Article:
Saturday, September 24, 2005

To whet the JMS B5 fans' appetites...

For those of you who are J. Michael Stracynski fans, particularly of his Babylon 5 work, he has announced that he is releasing, in paperback form, all 91 of the scripts he wrote for B5, including extras of "newly written introductions and commentaries about each episode that are thus far averaging about 30 pages per book, telling some of the behind-the-scenes stories that have never been told before (and some that have), talking about the writing process, how the arc was created and maintained, anectodes about cast and crew, what went into the stories..." and some other bonuses. They will be released in a 14-volume set, with about 7 scripts per book. It looks to be an interesting buy, especially if you like the scriptwriting part of the field. Click here to sign up.

Wednesday, September 21, 2005

A spectacular duo

I suppose it's astronomy month here in Spooland, but there have been some spectacular nighttime sights this week, especially with the moon coming off of its harvest full-ness from this weekend. Tonight, it gave off a terrific waning gibbous view with Mars nearby. Here is a collage that I made from my photos of the view: [left] The Moon, with Mars at the bottom right [middle] A close-up of the Moon [right] A close-up of Mars. (click photo for a larger view)

Sunday, September 18, 2005

Harvest Moon

I went out, at some point during the evening, the last three nights of this weekend to get pictures of the Harvest Moon this year. The best presentation occurred tonight, with a goldish tinge to it, which I am sharing here with you all. Hope you got to catch it in your neck of the woods.

Sunday, September 11, 2005

A Somber 4th Anniversary

I went out and took some pictures of the Pentagon today, as I have every year, in commemoration of the 4th anniversary of 9-11. You can see the section that was hit, at about the center of the facade, designated by the lighter stone that was used in the rebuilding of the SW face.

Tuesday, September 06, 2005

A Celestial Trio

A total surprise happened tonight, when I let my cat out on the balcony to lounge a bit and happened to look at the twilight sky and saw an awesome astronomical sight! I wasn't expecting anything this spectacular--maybe a nice sunset--but found a waxing crescent moon hanging large near the horizon, flanked by Venus (left) and Jupiter (right)! (see star chart for September 6th) I suppose you could actually call this a celestial quartet, because the little blip of light between Venus and the Moon is the star Spica. (see illustration) I took several pictures of it with the tripod, trying to get at least one good one, but nearly all turned out great in some respect. I was so glad to have "accidentally" looked out the door to find such a beautiful surprise.

Friday, September 02, 2005

On Hurricane Katrina

I suppose it's about time for me to weigh in on the events of the catastrophic Hurricane Katrina that hit New Orleans and the Gulf Coast this weekend. First, let me preface this all by saying that my prayers and condolences go to all of the people who were affected by this storm, whether losing people and/or property in this natural tragedy. That being said, there are a few other observations I would like to make, especially after seeing others that carry similar sentiments as I.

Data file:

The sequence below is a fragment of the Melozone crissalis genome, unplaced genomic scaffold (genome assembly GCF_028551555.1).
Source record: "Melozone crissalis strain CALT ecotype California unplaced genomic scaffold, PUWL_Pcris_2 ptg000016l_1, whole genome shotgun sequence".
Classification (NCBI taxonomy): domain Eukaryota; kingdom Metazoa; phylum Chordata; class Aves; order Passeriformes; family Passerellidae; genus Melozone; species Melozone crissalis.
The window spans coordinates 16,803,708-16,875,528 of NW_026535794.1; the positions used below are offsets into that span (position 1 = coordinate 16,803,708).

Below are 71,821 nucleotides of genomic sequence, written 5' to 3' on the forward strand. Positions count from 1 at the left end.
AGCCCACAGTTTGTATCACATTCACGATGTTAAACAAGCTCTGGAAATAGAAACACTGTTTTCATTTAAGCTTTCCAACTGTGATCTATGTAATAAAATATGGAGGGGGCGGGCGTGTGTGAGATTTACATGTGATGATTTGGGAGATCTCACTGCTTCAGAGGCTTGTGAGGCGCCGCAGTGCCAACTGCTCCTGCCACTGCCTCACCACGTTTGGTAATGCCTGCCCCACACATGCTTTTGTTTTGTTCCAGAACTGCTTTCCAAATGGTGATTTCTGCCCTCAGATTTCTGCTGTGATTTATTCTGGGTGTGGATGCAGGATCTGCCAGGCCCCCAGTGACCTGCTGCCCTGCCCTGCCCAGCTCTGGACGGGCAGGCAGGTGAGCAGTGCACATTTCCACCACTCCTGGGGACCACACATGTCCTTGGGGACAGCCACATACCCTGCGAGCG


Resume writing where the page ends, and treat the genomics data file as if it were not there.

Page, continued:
First of all, this hurricane was predicted, and even tested for a year ago, and yet the evacuation and response was anything but successful. Everything that they trained for did not come to pass. So where was this disconnect? Even though the Mayor of New Orleans, sounding like one of the Superdome residents rather than the leader of the city, cussed out the President and Lousiana Governor on national radio (and now fears the CIA will remove him because of his unprofessional rantings), he should have been the first in the hierarchy to get things in proper order for the preparation and evacuation for the hurricane. It's not the President's (nor the federal government's) responsibility for what happens at the city level--that's what local governments are for. The Mayor's been pointing fingers at everyone except himself for the disastrous response pre- and post-Katrina. ([Update 9/20/05] This mayor is a piece of work...he called for people to reinhabit New Orleans, trying to boost tourism--without considering that the experts called the move "premature" and questioned his timeline for re-entering the city--and now has the audacity to rip the current FEMA chief for "stepping outside his lane" and calling off the return due to the impending Hurricane Rita that may hit the area. Nagin, who criticized FEMA for not doing anything before, now does an about-face and criticized the new FEMA chief for doing something that was in the self-interest of people's safety. Still pointing fingers at everyone else---he truly needs to find another job....) Here is a very good blog entry that echoes many of my own sentiments regarding the blame game that has been going on about and the attitudes toward this very disaster.